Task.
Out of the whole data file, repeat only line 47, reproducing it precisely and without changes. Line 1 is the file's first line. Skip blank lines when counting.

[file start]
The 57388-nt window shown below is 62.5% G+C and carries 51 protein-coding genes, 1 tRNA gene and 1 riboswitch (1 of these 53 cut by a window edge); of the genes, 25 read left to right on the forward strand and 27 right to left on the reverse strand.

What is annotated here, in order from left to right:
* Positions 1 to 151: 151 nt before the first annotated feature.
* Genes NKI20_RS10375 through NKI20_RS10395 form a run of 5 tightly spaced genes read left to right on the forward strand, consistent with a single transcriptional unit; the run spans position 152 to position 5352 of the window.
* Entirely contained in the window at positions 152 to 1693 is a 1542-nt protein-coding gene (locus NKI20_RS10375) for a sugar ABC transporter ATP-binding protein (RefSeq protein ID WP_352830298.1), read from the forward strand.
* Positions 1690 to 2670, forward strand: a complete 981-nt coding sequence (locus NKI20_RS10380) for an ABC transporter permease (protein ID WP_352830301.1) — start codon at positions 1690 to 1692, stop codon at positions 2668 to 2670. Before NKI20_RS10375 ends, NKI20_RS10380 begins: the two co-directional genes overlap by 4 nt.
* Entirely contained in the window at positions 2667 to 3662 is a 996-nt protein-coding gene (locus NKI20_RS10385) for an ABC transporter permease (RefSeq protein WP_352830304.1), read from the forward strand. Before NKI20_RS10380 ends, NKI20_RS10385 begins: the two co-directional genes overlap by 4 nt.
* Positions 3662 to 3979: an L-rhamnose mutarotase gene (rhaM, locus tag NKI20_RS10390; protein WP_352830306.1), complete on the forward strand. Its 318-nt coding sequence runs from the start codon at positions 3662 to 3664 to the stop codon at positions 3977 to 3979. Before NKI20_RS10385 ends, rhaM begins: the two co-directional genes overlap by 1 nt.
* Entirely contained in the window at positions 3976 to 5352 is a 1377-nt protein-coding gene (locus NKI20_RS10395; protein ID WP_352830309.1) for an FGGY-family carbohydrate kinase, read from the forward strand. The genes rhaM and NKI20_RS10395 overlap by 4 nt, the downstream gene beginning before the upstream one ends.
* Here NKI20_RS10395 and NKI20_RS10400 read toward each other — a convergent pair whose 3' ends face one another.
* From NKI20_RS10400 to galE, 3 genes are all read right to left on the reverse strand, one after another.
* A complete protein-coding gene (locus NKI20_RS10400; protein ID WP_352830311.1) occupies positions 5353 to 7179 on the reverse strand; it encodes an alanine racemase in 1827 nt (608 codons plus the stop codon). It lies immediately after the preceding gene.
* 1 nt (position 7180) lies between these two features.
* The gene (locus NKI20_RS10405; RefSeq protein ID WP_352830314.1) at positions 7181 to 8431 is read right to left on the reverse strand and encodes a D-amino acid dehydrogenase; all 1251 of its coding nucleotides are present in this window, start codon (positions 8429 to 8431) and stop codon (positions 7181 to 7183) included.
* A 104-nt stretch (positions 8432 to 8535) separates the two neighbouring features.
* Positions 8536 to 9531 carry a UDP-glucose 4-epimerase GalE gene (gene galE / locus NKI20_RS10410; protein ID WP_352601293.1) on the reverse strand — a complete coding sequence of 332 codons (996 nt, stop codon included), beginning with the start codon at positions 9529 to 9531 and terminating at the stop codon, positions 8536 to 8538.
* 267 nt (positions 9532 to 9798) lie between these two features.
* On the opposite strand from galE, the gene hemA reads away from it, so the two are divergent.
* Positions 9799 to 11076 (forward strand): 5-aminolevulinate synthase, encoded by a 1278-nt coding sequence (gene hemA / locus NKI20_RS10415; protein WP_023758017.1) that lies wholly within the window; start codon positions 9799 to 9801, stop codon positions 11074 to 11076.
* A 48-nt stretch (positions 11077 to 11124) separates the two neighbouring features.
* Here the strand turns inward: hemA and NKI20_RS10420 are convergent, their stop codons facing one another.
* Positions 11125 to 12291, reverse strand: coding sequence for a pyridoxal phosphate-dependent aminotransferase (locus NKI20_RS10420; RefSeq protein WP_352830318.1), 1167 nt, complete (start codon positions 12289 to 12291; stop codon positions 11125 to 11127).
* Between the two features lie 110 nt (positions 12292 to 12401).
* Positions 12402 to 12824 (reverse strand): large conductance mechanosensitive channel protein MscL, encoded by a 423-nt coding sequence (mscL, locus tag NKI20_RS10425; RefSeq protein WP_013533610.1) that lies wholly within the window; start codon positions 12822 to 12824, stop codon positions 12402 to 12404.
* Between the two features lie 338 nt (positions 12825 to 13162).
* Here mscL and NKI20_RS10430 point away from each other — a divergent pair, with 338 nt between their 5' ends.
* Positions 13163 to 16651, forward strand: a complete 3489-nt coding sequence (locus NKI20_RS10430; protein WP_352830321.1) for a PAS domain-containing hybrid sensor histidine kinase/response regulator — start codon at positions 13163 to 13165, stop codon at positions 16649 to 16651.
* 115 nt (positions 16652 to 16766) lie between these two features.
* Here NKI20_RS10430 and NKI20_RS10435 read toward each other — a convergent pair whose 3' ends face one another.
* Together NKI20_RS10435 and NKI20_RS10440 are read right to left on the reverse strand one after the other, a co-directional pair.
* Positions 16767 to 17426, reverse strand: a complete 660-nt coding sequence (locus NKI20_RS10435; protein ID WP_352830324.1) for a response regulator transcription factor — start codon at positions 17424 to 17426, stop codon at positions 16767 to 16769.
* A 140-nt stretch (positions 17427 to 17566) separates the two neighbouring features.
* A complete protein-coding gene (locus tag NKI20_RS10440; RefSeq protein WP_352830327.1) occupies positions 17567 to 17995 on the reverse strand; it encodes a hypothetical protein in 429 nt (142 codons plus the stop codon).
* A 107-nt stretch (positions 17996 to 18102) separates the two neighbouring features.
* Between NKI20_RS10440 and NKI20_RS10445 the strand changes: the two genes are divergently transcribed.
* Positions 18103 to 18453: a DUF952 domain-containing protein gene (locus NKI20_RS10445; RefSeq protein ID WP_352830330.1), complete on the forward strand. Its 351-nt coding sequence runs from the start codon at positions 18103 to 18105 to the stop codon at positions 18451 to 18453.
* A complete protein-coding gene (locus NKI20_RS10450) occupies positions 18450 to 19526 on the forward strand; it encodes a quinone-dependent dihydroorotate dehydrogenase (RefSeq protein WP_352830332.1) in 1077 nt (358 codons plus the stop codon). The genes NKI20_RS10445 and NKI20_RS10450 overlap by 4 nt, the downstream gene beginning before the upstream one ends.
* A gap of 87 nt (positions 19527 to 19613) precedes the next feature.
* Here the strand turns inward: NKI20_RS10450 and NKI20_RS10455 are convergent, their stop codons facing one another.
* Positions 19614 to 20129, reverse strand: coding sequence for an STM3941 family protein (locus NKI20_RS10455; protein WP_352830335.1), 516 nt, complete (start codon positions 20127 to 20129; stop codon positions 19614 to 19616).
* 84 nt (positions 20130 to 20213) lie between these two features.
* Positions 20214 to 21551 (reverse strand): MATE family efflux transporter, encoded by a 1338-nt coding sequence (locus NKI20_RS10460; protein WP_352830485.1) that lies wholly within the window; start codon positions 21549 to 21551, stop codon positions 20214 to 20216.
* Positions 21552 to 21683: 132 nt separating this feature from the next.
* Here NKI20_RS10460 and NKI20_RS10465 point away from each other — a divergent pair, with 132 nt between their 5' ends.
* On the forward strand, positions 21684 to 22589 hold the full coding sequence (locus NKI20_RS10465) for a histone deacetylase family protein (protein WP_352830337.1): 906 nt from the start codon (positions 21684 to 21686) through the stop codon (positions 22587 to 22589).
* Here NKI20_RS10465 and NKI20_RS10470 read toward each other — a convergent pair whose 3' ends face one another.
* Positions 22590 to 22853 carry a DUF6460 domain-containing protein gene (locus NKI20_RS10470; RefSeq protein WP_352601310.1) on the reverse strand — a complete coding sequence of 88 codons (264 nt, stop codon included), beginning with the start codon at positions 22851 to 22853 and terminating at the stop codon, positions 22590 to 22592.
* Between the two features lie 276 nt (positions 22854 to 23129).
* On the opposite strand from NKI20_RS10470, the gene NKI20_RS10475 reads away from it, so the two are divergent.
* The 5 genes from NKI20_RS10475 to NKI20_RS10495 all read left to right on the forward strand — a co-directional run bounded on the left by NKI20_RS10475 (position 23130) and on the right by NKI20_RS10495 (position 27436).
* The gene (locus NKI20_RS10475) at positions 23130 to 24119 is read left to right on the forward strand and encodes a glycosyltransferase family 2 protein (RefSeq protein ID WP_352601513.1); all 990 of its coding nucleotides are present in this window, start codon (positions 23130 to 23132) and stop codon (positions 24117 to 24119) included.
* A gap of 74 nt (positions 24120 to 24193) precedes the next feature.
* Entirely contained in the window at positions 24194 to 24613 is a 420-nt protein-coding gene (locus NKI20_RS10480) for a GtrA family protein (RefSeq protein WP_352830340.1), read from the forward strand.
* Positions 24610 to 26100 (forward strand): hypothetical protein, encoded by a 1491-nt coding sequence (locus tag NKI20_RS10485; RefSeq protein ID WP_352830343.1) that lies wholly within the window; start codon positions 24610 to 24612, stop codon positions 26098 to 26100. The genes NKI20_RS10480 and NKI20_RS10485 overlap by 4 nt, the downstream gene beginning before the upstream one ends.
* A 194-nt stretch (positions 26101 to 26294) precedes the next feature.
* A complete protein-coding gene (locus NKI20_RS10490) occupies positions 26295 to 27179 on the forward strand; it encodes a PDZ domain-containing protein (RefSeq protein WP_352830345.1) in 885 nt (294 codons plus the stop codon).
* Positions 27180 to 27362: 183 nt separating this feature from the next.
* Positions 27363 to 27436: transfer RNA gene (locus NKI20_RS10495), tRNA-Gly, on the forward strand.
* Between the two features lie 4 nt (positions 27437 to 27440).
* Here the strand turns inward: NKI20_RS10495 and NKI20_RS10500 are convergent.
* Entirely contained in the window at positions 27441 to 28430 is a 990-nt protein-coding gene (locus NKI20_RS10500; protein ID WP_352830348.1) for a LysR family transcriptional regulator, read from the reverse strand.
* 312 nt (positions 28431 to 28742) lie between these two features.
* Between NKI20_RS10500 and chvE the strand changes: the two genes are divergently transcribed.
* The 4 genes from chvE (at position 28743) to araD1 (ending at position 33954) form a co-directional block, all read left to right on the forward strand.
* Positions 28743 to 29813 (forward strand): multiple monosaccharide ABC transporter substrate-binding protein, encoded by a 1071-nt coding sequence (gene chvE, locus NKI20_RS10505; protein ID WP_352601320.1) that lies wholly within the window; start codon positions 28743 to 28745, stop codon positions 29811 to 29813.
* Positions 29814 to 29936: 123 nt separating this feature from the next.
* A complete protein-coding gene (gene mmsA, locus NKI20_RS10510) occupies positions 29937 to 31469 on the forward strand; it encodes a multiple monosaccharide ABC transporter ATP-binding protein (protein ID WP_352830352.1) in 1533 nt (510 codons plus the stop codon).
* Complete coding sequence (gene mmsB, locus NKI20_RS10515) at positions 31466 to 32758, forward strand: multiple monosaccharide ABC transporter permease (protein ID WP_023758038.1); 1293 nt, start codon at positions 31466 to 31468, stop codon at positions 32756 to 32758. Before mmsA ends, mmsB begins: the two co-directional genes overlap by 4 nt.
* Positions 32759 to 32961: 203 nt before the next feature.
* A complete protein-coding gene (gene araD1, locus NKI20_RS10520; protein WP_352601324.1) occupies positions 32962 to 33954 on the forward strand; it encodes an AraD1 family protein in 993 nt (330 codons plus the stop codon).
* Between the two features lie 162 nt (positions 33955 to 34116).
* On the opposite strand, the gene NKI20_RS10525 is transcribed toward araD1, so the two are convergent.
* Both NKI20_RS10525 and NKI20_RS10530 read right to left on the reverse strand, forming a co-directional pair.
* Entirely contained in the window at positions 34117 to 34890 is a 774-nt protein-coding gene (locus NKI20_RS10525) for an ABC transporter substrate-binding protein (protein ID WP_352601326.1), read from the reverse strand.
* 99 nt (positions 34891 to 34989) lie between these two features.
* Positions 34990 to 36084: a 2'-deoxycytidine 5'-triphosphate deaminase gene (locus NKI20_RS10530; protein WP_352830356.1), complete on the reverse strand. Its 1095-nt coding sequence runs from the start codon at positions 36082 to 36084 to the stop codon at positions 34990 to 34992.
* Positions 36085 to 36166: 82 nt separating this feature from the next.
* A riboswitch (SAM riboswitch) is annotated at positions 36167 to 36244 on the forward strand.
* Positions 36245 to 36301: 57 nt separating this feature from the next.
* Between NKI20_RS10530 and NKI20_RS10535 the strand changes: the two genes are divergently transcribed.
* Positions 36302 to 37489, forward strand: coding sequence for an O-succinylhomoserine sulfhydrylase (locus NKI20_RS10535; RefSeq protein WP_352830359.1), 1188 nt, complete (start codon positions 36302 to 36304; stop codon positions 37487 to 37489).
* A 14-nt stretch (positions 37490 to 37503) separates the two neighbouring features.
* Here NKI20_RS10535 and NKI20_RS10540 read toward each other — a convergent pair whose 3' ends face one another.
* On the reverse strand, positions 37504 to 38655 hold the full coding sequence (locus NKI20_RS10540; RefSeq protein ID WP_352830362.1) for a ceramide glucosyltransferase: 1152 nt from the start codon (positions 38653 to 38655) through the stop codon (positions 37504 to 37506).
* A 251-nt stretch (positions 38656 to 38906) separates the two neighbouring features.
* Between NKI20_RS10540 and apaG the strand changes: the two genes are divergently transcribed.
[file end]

* Positions 22590 to 22853 carry a DUF6460 domain-containing protein gene (locus NKI20_RS10470; RefSeq protein WP_352601310.1) on the reverse strand — a complete coding sequence of 88 codons (264 nt, stop codon included), beginning with the start codon at positions 22851 to 22853 and terminating at the stop codon, positions 22590 to 22592.